It was intense, physically and emotionally. You go into people’s homes and you see, intimately, up close and personal, how they live. They are completely vulnerable – literally. They are naked as you help them to shower and dress.

Bodies. Skin. What a surprise; under the old-lady nighties can be beautiful old bodies, sturdy and strong with gorgeous folds and curves (the clients were mainly women, only a few men). Maybe it’s my early years at art school, my life-drawing class; I thought they’d be wonderful to sketch. “You never saw much sun,” I commented to one lady with perfect skin, but, “Oh no,” she said, and reminisced about her first bikini at fifteen. Her father was outraged but her mother over-ruled him. She came home from the pool lobster-red. “I told you so.”

But ageing is not always pretty. You see tissue-thin skin that’s breaking down, ulcerated, bandaged, inflamed; occasionally you have to try to keep hands, arms or feet dry with plastic bags and tape. You see arthritic deformities, bones sticking out with emaciation, protruding swollen joints, scars and wounds.
Or obesity. Even morbid obesity. Incontinence. Smells. I’m not on some higher plane, I noticed these things, observed them, was moved by them. Does this sound like lack of respect? I don’t mean it to. Before I did my placement, I was worried that I’d feel disgust, that I’d  react, even (beyond my control) retch. But finally, when I was there and performing intimate care for people, it was just so human. It was fine. It felt like a privilege. I mean that.
You see the pain and effort of living in an old body. Moving in and out of baths and showers takes time. There’s courage and endurance and willpower involved. I met with  good humour, no humour, profound grumpiness. No judgement. I think my lecturers taught me well, or perhaps I worked it out for myself. This is who they are, where they are; you do what you can. You do it for lovely, kind, welcoming people who reward you with smiles and thanks, and others who are not lovely, who are withdrawn into pain and despair. You are there also for the carers, the spouses or family members. Sometimes there was a cup of tea or a chat, and sometimes not. You see loneliness, frustration, embarrassment, exhaustion. You see love.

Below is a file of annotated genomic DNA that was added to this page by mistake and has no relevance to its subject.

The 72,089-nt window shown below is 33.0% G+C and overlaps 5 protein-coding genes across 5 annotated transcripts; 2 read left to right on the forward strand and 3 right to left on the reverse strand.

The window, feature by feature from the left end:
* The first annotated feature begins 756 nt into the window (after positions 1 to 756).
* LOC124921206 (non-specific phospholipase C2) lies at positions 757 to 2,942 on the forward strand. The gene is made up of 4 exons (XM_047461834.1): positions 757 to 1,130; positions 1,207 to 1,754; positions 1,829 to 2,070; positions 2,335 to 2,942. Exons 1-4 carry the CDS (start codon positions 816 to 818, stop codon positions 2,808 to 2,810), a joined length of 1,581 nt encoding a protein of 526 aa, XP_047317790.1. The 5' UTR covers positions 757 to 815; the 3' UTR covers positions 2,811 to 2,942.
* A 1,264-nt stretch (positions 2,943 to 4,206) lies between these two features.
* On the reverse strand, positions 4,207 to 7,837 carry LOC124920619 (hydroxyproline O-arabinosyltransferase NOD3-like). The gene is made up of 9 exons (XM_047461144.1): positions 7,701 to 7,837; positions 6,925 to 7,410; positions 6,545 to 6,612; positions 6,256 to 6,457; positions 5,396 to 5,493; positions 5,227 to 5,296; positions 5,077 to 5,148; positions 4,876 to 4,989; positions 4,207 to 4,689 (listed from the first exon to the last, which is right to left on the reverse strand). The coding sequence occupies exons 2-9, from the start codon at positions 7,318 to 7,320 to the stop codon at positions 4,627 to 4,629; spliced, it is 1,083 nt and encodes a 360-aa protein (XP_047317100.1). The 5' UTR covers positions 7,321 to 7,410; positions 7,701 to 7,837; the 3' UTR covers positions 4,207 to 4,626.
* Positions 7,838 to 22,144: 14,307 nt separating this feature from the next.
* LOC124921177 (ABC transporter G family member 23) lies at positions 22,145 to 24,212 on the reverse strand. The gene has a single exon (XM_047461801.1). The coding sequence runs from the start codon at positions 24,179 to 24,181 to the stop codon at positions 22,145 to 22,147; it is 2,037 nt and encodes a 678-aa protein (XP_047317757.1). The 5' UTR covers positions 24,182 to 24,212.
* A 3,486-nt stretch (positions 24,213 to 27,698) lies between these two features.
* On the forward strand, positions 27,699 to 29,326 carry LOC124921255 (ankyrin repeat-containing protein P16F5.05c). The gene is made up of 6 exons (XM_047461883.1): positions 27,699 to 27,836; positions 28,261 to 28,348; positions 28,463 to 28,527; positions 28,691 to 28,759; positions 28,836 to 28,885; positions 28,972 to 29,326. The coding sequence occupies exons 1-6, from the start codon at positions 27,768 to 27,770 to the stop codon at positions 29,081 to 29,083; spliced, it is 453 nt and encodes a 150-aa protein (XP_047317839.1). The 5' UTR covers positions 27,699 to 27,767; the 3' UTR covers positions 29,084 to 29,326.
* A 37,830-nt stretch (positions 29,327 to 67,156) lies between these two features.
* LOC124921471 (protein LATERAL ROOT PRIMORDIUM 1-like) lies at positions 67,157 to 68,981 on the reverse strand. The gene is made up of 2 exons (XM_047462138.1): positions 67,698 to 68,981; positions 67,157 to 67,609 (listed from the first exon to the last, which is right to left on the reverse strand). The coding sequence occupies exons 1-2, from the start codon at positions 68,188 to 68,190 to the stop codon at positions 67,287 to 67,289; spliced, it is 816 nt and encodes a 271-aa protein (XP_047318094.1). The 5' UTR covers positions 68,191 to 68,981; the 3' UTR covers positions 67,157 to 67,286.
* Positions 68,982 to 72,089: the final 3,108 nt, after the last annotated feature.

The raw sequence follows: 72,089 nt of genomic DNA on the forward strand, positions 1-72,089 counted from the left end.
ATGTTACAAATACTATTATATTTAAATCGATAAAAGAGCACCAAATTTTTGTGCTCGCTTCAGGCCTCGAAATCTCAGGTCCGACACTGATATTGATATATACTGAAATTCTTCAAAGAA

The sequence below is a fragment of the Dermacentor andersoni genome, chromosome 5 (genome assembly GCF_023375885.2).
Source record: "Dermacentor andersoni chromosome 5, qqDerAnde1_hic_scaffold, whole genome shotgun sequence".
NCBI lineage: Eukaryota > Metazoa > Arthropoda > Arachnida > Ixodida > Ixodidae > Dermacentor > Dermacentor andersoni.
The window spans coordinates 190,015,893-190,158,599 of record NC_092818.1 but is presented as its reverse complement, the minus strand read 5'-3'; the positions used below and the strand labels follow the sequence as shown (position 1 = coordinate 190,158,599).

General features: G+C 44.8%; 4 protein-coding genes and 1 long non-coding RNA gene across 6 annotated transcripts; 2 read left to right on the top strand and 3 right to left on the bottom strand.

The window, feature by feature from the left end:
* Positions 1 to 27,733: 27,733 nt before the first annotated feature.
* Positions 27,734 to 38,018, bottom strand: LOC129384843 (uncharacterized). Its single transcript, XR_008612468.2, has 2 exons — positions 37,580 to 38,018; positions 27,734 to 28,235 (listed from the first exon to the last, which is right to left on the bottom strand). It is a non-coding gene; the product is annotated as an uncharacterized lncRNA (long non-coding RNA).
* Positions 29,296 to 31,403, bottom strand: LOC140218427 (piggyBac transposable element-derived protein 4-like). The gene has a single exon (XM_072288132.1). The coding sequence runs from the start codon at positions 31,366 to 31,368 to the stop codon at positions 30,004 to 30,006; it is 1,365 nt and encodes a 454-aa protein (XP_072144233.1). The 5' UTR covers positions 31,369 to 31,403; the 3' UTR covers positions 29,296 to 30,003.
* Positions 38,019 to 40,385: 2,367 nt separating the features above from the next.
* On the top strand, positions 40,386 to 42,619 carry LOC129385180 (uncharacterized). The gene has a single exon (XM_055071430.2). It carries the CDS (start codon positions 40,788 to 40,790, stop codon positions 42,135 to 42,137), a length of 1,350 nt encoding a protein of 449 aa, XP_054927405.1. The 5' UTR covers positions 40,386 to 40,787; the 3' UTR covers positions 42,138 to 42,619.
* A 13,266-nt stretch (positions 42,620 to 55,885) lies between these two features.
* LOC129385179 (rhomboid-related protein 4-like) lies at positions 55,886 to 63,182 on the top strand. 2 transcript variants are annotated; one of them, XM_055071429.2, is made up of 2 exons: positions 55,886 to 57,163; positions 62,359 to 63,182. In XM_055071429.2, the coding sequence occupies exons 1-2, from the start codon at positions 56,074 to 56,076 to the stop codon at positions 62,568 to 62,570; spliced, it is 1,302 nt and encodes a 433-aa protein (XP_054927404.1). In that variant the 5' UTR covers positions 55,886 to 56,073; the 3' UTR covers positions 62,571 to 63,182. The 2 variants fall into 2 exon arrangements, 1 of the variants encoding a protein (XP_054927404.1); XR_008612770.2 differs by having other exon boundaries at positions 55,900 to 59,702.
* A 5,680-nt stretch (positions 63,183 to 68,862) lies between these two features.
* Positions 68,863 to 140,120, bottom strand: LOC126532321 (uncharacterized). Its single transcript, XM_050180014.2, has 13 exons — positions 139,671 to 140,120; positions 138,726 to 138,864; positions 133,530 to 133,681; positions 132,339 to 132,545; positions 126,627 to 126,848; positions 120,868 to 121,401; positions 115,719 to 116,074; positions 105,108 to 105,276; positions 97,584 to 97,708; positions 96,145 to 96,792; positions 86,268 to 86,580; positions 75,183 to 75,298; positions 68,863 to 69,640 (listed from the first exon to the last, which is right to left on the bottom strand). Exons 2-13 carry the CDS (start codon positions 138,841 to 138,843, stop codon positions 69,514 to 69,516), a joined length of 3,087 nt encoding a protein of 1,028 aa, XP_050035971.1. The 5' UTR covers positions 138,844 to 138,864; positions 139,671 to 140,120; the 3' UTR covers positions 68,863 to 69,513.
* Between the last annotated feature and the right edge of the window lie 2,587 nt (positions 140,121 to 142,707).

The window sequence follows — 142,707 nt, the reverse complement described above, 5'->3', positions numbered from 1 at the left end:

In the end, it’s just so human.

I’m going to pass An Extra Pair of Hands on to a friend my age, a daughter who is caring for her 97-year-old mother. Though there is little on the nitty-gritty of care, Mosse depicts the conflicting emotions of carers so well. The relief and yet the grief and profound sense of loss when the role ends. I think it will help my friend feel validated, and understood.



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  1. Franwyn says:

    Beautiful post Susan. I hope you do go back to home care. The community needs compassionate people like you caring for the vulnerable. You are so right, it is a privilege.
    And the stories to be told, if someone will listen.

  2. susan says:

    Thank you so much for that comment, I really appreciate your taking the time. I think your last words – “if someone will listen” – hold the key.
    So many of us don’t want to listen. Ageing is scary or challenging because it means loss. And people in extreme old age – over 90 – are so often vulnerable, dependent, unwell, infirm, frail… It could be as simple as ‘reminds us of our own mortality’, and we don’t want to think about it. But there’s also the uncomfortable guilty knowledge that we, the people, through successive governments, don’t care enough (to be blunt) to spend the requisite amount of money on the sector.